Biohackers Successfully Inject Eyeballs With Night Vision

A big step for humans turning into super humans happened in Tehachapi, California recently, when a group of biohackers induced night vision on a fellow researcher.

Using Chlorin e6 (or Ce6), which is found in several deep-sea fish and used as an occasional method to treat night blindness, researchers injected the chemical with what’s basically a ridiculously fine turkey baster, and aimed for the conjunctival sac (the underside of your eye).
Gabriel Licina, who was the guinea pig for the experiment, had his eye balls stretched open A Clockwork Orange style, but he seemed less than phased. According to Mic.com, Licina explained, “To me, it was a quick, greenish-black blur across my vision, and then it dissolved into my eyes.” To see if it worked, the researchers went into a dark field to find out what he could see.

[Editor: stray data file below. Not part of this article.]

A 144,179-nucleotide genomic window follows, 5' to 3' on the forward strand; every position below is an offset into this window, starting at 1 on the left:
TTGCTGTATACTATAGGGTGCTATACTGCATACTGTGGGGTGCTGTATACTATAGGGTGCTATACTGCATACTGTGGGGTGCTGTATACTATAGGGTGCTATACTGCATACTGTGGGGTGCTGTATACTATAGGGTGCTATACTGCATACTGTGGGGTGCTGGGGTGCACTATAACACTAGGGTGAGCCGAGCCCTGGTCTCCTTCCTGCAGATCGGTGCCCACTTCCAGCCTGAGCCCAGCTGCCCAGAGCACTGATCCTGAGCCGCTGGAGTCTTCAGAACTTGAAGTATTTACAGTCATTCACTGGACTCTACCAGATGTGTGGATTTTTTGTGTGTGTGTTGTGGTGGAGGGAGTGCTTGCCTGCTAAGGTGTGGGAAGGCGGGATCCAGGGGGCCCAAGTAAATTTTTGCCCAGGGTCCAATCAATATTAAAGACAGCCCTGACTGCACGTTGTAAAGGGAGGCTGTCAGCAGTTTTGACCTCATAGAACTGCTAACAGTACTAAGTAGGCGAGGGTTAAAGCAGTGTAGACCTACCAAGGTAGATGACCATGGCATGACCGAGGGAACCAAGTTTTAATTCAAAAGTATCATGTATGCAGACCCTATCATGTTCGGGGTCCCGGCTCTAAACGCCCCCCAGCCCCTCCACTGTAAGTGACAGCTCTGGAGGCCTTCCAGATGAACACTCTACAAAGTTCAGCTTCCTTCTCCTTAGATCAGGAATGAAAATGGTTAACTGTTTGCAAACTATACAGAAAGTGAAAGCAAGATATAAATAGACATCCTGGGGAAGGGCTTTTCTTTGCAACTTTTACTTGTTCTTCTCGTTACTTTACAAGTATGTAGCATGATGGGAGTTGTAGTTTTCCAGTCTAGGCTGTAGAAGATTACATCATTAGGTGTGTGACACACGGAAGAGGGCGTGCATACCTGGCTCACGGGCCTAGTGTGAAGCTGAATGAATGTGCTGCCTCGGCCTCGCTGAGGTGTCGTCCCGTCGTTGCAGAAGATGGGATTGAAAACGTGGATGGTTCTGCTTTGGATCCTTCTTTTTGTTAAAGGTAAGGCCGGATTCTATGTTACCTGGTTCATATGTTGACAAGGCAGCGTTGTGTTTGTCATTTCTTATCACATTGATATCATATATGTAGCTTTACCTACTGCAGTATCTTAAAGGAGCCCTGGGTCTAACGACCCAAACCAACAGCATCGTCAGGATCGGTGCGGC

Their findings were insane:

It started with shapes, hung about 10 meters away. “I’m talking like the size of my hand,” Licina says. Before long, they were able to do longer distances, recognizing symbols and identifying moving subjects against different backgrounds.

“The other test, we had people go stand in the woods,” he says. “At 50 meters, we could figure out where they were, even if they were standing up against a tree.” Each time, Licina had a 100% success rate. The control group, without being dosed with Ce6, only got them right a third of the time.

Uh, can we be next in line?
[H/T: Mic]

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